Wednesday, October 14, 2020

Indigo's Star by Hilary Mckay

 

 

2003   

This is the second book in the series about the Casson family. It’ is mainly Indigo’s story as the title suggests. However, younger sister Rose also plays an important part.

The family is to a large extent is dysfunctional.  Mother is absent-minded, sleeps a lot and often forgets to buy food. Father lives away from home. Both parents are artists, each eccentric in their own way.  However, there is a lot of love between the siblings.

Indigo is bullied at school but largely copes with it. He is also recovering from glandular fever. Rose wants her father to come home and she does not want to wear her new glasses.

New boy Tom arrives at the school. He now becomes the focus of the bullying and takes some of the attention away from Indigo. He has other problems. He is staying with is grandmother as he has not been getting on with his father, stepmother and stepsister. He bounces a ball a lot, likes climbing on to roofs and plays guitar. He longs to own a rather expensive guitar he sees in the local music shop.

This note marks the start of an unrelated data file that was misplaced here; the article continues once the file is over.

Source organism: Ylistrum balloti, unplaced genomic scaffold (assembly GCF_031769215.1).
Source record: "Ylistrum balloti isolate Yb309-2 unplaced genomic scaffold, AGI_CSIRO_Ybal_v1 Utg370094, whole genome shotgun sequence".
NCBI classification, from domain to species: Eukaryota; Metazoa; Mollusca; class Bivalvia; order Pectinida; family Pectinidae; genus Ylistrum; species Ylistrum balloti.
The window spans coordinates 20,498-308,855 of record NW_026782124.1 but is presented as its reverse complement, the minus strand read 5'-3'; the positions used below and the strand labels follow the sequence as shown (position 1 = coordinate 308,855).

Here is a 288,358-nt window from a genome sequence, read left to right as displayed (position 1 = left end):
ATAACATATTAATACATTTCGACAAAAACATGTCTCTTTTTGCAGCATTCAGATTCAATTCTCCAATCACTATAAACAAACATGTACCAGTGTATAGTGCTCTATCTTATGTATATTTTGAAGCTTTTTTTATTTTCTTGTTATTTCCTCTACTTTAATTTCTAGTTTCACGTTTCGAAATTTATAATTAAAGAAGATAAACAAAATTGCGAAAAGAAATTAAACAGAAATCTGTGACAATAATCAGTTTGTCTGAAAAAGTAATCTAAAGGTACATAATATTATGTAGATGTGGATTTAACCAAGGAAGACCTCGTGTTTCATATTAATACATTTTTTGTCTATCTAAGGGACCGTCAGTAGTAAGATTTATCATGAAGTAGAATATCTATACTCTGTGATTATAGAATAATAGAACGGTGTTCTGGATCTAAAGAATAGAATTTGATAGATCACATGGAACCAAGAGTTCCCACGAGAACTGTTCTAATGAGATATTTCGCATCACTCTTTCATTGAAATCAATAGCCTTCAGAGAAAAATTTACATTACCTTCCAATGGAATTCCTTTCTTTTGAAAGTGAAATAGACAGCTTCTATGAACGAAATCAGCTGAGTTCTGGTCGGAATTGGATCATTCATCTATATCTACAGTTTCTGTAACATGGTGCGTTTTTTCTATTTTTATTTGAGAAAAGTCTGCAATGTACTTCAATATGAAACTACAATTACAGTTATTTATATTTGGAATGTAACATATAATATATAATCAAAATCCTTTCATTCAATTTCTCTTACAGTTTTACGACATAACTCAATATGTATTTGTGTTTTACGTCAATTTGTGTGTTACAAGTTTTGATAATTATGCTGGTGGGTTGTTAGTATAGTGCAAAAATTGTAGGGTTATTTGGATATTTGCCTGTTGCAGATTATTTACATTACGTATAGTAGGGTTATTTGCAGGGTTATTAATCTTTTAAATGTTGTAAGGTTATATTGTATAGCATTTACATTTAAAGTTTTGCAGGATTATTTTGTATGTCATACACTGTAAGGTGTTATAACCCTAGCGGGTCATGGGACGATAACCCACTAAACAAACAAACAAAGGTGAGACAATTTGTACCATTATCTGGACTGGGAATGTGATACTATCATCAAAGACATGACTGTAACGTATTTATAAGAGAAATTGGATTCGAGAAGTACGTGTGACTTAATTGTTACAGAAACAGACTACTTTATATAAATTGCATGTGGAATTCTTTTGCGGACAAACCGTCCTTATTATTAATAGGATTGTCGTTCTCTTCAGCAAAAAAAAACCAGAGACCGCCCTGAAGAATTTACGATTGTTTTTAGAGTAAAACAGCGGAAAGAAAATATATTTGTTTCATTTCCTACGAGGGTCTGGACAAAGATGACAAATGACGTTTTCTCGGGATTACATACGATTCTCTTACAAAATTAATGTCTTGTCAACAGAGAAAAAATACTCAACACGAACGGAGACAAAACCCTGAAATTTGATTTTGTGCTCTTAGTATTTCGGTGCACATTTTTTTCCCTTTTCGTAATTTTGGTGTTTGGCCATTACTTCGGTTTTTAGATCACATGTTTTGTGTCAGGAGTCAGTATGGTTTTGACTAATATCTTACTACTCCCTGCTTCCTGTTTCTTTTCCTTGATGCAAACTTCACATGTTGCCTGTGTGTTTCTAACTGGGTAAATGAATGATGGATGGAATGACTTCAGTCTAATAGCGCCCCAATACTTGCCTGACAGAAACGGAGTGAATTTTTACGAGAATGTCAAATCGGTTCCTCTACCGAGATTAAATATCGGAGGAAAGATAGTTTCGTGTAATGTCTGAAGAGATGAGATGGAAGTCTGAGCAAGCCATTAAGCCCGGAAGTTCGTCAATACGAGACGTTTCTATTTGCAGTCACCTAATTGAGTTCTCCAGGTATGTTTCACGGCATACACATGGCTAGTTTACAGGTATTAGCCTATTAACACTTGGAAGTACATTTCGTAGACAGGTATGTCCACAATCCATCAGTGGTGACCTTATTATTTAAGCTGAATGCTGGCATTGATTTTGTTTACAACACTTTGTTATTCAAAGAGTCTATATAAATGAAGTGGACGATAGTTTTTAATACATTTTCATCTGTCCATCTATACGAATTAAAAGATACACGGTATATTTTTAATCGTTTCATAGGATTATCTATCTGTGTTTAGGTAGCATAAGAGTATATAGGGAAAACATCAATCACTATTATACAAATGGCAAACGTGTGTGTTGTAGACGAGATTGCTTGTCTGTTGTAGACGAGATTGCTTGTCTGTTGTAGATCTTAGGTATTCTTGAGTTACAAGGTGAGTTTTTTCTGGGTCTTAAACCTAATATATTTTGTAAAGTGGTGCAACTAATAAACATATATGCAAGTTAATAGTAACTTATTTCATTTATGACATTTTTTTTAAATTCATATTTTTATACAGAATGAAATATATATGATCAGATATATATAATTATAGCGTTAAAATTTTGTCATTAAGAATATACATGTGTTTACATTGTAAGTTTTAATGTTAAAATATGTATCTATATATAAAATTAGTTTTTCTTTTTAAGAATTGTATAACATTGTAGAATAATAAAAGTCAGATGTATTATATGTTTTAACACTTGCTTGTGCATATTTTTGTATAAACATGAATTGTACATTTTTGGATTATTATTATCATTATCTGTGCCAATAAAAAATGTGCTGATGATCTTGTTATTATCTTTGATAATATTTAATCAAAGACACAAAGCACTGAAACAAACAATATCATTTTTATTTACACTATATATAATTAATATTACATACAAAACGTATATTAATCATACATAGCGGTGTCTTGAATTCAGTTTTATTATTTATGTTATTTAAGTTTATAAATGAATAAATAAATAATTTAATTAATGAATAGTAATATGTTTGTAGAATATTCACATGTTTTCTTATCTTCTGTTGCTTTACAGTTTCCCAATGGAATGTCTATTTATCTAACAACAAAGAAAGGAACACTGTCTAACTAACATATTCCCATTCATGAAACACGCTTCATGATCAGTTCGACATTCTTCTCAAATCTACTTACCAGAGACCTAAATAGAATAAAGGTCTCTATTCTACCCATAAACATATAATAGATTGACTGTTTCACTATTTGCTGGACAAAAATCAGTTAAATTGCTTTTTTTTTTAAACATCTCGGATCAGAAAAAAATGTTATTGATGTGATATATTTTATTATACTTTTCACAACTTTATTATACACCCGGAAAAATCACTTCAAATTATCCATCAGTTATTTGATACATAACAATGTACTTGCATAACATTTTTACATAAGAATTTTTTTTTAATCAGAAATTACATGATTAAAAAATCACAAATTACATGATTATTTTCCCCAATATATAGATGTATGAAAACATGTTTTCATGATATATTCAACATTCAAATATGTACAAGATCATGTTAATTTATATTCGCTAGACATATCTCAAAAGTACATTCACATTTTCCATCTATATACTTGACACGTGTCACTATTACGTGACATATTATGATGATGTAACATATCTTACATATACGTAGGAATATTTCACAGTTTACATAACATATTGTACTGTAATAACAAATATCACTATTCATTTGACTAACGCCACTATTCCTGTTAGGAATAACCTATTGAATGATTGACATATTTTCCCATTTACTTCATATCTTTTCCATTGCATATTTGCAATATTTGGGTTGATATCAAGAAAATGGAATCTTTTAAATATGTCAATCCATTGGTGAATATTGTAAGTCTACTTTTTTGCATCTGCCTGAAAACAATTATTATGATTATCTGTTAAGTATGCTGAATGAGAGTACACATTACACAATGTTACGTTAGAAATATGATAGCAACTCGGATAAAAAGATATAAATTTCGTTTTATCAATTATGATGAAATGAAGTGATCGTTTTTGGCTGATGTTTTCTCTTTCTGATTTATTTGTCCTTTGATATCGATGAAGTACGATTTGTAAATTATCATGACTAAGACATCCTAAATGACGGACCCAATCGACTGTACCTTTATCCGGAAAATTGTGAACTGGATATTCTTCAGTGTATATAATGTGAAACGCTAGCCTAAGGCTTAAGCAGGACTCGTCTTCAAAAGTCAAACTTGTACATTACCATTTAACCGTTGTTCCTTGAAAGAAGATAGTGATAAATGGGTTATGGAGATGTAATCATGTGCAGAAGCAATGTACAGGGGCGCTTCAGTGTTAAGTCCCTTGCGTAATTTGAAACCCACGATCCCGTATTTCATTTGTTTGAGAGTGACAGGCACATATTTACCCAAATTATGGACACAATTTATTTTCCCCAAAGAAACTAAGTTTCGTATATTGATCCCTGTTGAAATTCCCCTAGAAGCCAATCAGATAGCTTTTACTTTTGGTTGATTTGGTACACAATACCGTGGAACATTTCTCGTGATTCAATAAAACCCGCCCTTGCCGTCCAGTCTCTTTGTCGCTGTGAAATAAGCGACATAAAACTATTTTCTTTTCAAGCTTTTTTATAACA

All comes good in the end: Indigo confronts and overcomes the bullies, spurred on because Rose is in danger. Tom is reconciled with his family when his step-sister becomes ill. Rose accidentally breaks his guitar and in her panic phones her father who rushes home.  Money is little object to him and he buys the expensive guitar for Tom.

Tom goes home. Rose and Indigo climb on to the roof. Rose can see the stars now because she is wearing her glasses.       

The book is 244 pages long.  The text is blocked but double-spaced. The font has a serif. The chapters are quite long.         

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